Founding Partner, Brenna Boyce PLLC
Years in current role: 42
What do you enjoy most about practicing personal injury law?
When the client needs our representation because of serious or catastrophic injuries, we literally in many ways hold the balance of their life in our hands. When I look back at my career, I don’t think about the checks that we received. I think about the people that have turned to us in their most difficult crisis, and I consider that a wonderful honor. I enjoy the fact that we treat people as people, and not merely as files. I enjoy the fact that we can make a difference in their lives. I enjoy the fact that we often remain as friends long after their case is resolved. The human interaction is paramount. The income is secondary, and every dollar I’ve earned over the course of my career in personal injury has been earned solely because we have won the case through verdict or settlement.
What has been the biggest challenge you’ve dealt with over the past year?
The period of time that the courts were closed and we were not even allowed to electronically file a pleading or any document was as frustrating as anything one could experience. Even though things shut down, and we suffered due to the fact that many cases were brought to a halt, or at least were slowed down dramatically, I am very proud of the fact that we had no layoffs, requested no staff to take a cut in pay, and we are actually now growing the practice. After we suffered water damage we were forced to vacate our entire floor. We have now relocated into two separate offices — one still at the four corners and the other in Honeoye Falls. We took that negative and turned it into a positive, but it was enormously stressful.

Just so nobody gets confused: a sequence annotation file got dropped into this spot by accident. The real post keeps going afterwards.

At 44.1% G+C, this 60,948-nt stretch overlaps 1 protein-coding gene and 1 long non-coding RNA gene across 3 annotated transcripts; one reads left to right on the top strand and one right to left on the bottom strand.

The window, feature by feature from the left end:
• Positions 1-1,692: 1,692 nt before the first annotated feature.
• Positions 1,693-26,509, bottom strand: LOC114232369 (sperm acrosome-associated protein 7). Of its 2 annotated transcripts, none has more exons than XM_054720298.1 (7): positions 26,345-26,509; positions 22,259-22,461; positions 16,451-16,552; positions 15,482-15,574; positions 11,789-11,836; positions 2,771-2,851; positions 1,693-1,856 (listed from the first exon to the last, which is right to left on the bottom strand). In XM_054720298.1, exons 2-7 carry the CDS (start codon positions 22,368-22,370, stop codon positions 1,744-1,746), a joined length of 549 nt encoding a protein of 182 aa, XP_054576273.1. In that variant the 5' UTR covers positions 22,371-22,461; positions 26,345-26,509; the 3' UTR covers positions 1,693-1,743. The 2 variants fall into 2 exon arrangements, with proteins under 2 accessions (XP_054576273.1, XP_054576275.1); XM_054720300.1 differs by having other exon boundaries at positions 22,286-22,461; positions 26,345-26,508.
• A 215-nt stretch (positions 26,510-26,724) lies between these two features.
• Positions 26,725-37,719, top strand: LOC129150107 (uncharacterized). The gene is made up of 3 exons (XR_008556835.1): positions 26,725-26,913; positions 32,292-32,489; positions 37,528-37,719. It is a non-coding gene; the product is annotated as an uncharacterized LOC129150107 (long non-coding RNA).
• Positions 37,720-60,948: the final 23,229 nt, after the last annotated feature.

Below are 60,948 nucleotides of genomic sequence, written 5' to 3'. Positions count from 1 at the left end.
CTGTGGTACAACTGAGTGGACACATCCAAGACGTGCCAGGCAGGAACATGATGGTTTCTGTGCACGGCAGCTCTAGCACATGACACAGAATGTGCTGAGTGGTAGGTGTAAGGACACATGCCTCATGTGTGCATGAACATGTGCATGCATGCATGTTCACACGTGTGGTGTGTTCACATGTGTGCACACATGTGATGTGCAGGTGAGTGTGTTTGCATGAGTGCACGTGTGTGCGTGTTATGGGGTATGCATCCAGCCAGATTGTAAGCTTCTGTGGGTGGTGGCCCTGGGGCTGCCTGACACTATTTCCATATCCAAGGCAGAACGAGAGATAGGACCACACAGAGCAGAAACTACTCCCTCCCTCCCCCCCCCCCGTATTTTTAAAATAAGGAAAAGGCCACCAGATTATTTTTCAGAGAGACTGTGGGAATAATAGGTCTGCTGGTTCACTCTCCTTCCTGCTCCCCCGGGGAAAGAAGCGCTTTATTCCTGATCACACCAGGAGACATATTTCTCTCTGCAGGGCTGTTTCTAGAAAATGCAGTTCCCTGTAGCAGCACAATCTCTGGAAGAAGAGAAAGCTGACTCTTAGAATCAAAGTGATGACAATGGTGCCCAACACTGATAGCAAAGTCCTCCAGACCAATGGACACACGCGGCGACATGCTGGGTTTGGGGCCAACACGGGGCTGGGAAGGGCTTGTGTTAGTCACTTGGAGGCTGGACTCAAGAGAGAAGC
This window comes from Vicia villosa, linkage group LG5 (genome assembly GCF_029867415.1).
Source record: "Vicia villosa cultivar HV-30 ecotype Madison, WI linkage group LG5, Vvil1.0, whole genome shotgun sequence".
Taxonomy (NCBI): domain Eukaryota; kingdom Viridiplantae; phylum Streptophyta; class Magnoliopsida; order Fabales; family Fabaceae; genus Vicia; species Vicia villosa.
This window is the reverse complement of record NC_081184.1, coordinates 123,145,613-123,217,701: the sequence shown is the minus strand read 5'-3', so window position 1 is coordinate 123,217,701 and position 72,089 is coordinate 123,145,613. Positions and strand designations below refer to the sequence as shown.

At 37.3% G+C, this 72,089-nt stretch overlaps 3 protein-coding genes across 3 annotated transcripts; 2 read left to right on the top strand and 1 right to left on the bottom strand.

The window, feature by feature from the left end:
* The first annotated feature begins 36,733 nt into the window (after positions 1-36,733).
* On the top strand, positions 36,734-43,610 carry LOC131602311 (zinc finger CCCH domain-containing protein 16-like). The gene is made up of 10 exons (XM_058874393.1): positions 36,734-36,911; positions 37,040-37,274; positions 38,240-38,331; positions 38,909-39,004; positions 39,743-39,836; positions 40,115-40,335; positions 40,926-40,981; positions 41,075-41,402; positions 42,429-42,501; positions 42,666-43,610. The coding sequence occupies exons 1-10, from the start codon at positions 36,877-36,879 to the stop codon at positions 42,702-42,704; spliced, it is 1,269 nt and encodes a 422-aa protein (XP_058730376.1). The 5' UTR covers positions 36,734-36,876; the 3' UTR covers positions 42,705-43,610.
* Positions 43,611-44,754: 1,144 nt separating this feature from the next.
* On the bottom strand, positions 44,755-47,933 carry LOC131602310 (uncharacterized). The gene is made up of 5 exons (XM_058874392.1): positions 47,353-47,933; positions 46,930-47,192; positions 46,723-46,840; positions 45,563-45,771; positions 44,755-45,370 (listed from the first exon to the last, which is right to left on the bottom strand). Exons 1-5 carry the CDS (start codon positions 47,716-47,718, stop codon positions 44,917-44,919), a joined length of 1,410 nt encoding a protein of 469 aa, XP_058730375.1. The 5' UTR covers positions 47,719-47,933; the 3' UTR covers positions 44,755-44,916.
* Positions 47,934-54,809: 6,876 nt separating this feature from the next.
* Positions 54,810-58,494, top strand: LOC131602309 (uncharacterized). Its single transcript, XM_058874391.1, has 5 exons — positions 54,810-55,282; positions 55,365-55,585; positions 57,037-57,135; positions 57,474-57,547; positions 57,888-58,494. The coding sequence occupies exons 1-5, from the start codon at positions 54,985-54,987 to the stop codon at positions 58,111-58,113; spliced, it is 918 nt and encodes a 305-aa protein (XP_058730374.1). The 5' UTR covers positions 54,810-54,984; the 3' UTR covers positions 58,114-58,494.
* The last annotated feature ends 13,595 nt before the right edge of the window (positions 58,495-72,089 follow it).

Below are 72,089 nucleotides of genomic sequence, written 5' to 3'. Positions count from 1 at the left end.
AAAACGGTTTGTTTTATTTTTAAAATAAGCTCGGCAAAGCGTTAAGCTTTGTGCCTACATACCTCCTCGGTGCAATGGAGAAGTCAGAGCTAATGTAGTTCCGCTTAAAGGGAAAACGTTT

What do you see as the biggest changes in the legal industry in the next 3-5 years?
Unfortunately attorney advertising for personal-injury “mills” seems to be getting worse and worse.
What community organizations do you support as a volunteer and why?
Thirty-five years ago I successfully convinced the government to allow the first home for the dying to exist in New York State. It is called Mt. Carmel house I began working with Albany in 1983 and we were finally allowed to form our charity, and I have served them Pro bono ever since, and they give care and comfort at no cost to people who are terminal. Seeing the other homes follow our lead gives me tremendous satisfaction.
I have had Camp Good Days’ people on my radio show to help them with their PR and I am also very excited about supporting Intervol. This charity, founded by doctors in Rochester, gets medical supplies treatment and housing to the poor in Haiti, Native Americans, etc.
Past President of the NYS academy of Trial Lawyers and am still active in this 501 (c).
What are you most looking forward to doing as COVID restrictions ease?
Being able to meet with clients in person, being able to conduct depositions in person, having court appearances and trials in person. The absence of this over the past 14 months has been extremely difficult for our clients, as well as for our staff. Being free to Live!